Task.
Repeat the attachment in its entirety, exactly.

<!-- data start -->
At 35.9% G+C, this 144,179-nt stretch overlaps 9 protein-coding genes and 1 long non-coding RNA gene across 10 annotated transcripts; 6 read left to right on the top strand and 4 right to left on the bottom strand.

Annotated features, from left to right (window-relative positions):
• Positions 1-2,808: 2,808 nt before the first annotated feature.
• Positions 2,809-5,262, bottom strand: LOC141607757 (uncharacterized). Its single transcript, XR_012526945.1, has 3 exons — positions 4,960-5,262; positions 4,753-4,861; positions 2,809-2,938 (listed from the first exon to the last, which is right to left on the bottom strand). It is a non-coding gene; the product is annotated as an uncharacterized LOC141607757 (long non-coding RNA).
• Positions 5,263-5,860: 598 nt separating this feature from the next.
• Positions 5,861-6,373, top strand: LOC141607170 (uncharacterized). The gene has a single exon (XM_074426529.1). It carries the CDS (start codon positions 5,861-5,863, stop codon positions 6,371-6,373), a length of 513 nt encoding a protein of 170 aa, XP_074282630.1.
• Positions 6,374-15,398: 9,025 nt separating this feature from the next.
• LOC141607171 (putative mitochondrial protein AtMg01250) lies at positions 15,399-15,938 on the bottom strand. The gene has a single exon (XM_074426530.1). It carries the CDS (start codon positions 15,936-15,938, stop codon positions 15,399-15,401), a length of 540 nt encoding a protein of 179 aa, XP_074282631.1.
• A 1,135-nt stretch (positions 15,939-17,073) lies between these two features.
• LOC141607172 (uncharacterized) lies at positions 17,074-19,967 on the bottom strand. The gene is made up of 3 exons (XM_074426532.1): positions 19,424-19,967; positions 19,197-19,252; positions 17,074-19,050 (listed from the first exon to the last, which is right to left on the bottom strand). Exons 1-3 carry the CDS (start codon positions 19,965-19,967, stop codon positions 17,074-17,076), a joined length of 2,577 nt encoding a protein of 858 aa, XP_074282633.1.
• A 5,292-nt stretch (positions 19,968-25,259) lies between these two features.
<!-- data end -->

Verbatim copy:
At 35.9% G+C, this 144,179-nt stretch overlaps 9 protein-coding genes and 1 long non-coding RNA gene across 10 annotated transcripts; 6 read left to right on the top strand and 4 right to left on the bottom strand.

Annotated features, from left to right (window-relative positions):
• Positions 1-2,808: 2,808 nt before the first annotated feature.
• Positions 2,809-5,262, bottom strand: LOC141607757 (uncharacterized). Its single transcript, XR_012526945.1, has 3 exons — positions 4,960-5,262; positions 4,753-4,861; positions 2,809-2,938 (listed from the first exon to the last, which is right to left on the bottom strand). It is a non-coding gene; the product is annotated as an uncharacterized LOC141607757 (long non-coding RNA).
• Positions 5,263-5,860: 598 nt separating this feature from the next.
• Positions 5,861-6,373, top strand: LOC141607170 (uncharacterized). The gene has a single exon (XM_074426529.1). It carries the CDS (start codon positions 5,861-5,863, stop codon positions 6,371-6,373), a length of 513 nt encoding a protein of 170 aa, XP_074282630.1.
• Positions 6,374-15,398: 9,025 nt separating this feature from the next.
• LOC141607171 (putative mitochondrial protein AtMg01250) lies at positions 15,399-15,938 on the bottom strand. The gene has a single exon (XM_074426530.1). It carries the CDS (start codon positions 15,936-15,938, stop codon positions 15,399-15,401), a length of 540 nt encoding a protein of 179 aa, XP_074282631.1.
• A 1,135-nt stretch (positions 15,939-17,073) lies between these two features.
• LOC141607172 (uncharacterized) lies at positions 17,074-19,967 on the bottom strand. The gene is made up of 3 exons (XM_074426532.1): positions 19,424-19,967; positions 19,197-19,252; positions 17,074-19,050 (listed from the first exon to the last, which is right to left on the bottom strand). Exons 1-3 carry the CDS (start codon positions 19,965-19,967, stop codon positions 17,074-17,076), a joined length of 2,577 nt encoding a protein of 858 aa, XP_074282633.1.
• A 5,292-nt stretch (positions 19,968-25,259) lies between these two features.